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By Justin Iske, Offensive Line Coach / Co-Offensive Coordinator, Southwest Oklahoma State University


Being efficient with practice time is one of the most important aspects of being successful on game day. Individual time is critical in terms of installing plays and working technique, but it is a struggle to get good looks most of the time. Full 11-on-11 live (or thud) work is very productive, but it increases the risk of injury. Coach Iske has found that working o-line versus d-line as much as possible helps make both sides better and is more efficient than trying to get back-up offensive linemen or scout team defensive linemen to give us a good look during individual. Read the report.

 



By Justin Iske
Offensive Line Coach / Co-Offensive Coordinator
Southwest Oklahoma State University
Twitter: @justiniske

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Introduction

Being efficient with practice time is one of the most important aspects of being successful on game day. Individual time is critical in terms of installing plays and working technique, but it is a struggle to get good looks most of the time. Full 11-on-11 live (or thud) work is very productive, but it increases the risk of injury. We have found that working o-line versus d-line as much as possible helps make both sides better and is more efficient than trying to get back-up offensive linemen or scout team defensive linemen to give us a good look during individual.

In terms of practice time, any practice where we have at least half pads, we will dedicate the last 10-15 minutes of individual to working run pods vs. the defensive line. Depending on the time of year and what our needs are, this could be done in one of four ways (one-on-one, two-on-one, half-line or full line). We will also spend 15-20 minutes, depending on how long we are running pass skeleton/seven-on-seven, with some combination of three pass protection drills against the defensive line (one-on-one pass rush, full line, or blitz pick-up). We work one-on-one pass rush no matter the dress for practice and will work full line and/or blitz pickup when we have half pads or full gear.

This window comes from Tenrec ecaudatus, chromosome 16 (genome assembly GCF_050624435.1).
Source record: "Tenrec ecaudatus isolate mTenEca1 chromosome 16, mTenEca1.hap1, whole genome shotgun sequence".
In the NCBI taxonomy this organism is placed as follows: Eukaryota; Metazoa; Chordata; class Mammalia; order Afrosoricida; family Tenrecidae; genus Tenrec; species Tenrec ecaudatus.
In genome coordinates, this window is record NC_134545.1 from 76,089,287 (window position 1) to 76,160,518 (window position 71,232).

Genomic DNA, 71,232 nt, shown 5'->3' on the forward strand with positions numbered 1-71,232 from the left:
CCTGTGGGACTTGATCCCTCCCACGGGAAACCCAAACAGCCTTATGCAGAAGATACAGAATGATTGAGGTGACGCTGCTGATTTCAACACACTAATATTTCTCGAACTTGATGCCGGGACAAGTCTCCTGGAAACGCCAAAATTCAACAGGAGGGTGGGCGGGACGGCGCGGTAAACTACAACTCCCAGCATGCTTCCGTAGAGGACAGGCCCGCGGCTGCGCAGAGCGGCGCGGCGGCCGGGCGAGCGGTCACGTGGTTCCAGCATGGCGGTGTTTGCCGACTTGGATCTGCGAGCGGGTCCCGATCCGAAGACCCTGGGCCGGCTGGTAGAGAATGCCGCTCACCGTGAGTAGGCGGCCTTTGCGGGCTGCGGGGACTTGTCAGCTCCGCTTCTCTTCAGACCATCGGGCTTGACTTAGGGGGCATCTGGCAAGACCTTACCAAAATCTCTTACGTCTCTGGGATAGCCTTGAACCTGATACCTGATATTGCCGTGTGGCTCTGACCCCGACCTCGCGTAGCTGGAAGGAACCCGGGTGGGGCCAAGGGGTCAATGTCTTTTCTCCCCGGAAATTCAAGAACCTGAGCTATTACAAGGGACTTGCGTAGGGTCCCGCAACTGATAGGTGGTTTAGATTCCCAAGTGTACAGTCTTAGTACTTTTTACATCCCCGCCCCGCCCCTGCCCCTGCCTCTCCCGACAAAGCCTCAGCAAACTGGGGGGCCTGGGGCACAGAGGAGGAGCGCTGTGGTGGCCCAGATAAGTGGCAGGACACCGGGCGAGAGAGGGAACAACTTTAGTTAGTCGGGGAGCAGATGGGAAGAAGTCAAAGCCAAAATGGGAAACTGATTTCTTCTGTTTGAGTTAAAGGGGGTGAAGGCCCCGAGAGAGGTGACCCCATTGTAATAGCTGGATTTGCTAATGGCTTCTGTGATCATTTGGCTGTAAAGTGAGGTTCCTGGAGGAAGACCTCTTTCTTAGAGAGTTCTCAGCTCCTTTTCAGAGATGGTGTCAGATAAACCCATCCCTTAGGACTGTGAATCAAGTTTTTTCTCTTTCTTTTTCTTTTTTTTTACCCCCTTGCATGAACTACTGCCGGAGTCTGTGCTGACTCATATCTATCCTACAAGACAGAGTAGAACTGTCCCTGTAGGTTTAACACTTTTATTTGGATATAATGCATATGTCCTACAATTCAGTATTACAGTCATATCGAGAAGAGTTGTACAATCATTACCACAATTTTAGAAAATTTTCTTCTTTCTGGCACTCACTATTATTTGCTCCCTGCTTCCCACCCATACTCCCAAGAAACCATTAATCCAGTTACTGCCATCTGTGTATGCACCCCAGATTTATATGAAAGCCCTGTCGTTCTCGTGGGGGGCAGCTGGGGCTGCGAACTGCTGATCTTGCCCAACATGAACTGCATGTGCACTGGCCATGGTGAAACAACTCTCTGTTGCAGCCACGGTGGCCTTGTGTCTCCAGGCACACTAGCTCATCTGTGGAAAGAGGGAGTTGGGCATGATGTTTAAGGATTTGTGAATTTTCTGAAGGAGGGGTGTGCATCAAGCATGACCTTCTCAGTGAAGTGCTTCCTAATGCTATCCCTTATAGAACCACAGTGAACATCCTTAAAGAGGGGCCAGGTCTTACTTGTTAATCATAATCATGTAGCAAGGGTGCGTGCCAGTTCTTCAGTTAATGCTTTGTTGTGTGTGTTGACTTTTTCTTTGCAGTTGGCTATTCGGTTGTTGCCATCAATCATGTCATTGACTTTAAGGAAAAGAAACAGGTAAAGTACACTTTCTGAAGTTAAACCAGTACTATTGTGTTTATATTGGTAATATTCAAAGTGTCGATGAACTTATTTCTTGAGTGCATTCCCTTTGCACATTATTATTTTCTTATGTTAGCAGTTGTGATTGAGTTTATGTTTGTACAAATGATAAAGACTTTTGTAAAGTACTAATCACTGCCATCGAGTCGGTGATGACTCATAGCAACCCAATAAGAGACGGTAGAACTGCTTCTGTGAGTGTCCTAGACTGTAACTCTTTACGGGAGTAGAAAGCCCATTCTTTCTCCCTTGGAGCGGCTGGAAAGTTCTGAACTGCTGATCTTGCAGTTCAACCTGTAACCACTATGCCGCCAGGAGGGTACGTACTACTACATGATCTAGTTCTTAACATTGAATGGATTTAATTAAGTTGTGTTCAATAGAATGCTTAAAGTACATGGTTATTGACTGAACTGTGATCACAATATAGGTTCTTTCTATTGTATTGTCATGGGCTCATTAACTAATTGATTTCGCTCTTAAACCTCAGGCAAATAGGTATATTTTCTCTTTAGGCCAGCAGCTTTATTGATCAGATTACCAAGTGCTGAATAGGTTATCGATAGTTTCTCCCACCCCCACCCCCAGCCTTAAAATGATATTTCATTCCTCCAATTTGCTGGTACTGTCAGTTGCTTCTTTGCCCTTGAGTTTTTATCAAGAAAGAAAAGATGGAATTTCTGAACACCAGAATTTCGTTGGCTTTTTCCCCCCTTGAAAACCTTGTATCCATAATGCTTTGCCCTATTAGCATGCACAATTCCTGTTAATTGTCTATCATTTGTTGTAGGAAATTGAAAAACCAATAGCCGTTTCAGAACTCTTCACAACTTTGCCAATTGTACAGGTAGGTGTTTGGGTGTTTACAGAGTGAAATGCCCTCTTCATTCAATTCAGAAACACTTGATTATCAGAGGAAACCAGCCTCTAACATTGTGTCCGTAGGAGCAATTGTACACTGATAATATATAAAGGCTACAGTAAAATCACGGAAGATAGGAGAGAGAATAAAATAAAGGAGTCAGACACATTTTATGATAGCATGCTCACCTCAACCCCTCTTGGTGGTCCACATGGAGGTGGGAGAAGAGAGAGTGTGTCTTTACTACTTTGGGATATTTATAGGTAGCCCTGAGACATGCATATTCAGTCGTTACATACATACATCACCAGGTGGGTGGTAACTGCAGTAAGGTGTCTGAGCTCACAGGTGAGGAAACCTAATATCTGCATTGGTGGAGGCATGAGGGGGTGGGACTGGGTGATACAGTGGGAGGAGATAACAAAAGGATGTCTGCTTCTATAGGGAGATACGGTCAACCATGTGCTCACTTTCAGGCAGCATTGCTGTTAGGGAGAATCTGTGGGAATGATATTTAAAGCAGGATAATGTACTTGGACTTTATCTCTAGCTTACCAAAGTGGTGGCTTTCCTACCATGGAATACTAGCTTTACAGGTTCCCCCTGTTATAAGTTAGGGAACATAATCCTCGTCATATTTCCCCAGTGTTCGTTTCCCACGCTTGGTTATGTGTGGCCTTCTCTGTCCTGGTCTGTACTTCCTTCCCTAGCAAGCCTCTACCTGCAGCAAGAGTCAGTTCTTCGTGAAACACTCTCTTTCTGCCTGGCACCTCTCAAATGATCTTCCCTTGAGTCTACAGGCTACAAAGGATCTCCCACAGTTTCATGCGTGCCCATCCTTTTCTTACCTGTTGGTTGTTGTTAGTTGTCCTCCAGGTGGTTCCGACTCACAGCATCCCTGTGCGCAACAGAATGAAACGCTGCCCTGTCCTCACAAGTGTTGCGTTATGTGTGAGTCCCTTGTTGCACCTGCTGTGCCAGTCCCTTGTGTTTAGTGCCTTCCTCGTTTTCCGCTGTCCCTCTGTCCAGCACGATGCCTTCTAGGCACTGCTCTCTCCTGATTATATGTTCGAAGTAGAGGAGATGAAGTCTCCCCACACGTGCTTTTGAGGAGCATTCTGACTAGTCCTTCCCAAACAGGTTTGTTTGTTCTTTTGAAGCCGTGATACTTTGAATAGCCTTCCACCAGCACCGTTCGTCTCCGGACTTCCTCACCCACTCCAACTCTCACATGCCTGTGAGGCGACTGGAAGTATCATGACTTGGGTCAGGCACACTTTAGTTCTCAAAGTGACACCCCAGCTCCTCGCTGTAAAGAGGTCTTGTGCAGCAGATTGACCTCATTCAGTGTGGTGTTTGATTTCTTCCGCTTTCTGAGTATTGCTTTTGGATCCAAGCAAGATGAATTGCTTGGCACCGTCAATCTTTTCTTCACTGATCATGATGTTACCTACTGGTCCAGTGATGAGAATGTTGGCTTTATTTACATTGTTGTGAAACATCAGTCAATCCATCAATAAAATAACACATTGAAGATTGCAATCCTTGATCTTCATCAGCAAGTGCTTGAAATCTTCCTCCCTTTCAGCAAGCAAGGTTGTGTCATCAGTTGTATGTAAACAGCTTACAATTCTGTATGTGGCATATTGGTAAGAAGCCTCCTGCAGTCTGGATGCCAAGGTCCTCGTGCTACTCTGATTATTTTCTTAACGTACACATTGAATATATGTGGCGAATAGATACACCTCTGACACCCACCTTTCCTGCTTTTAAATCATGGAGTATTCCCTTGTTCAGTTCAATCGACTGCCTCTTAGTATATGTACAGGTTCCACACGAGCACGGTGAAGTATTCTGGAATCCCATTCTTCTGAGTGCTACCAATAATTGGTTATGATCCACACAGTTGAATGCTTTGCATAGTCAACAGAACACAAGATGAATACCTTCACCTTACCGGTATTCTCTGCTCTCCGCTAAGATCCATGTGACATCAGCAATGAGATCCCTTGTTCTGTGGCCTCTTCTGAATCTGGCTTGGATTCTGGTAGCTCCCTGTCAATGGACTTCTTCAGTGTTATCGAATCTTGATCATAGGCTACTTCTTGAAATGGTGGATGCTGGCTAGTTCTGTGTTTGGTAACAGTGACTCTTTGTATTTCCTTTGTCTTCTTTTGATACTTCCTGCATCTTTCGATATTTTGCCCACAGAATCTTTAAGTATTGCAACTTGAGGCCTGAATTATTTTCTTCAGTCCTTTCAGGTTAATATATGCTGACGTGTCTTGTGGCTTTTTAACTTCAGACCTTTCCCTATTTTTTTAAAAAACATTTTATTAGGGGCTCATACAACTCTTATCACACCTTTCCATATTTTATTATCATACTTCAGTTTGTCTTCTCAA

One-On-One Run Pod

The first type of run pod we do is one-on-one. We will line up the first string offensive line with about five foot splits on a yard line and align a defensive lineman across from each one. Starting with one of the tackles (or a tight end), we will execute a base block, reach block, down block or cutoff against the defender while he works his technique to recognize and defeat the block. We will then work down the line to the next player in rapid succession to get as many reps as possible. While we will get some coaching done “on the run,” filming this session is critical so that we can get a maximum number of reps and still be able to go back later and review each rep.

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Two-On-One Run Pod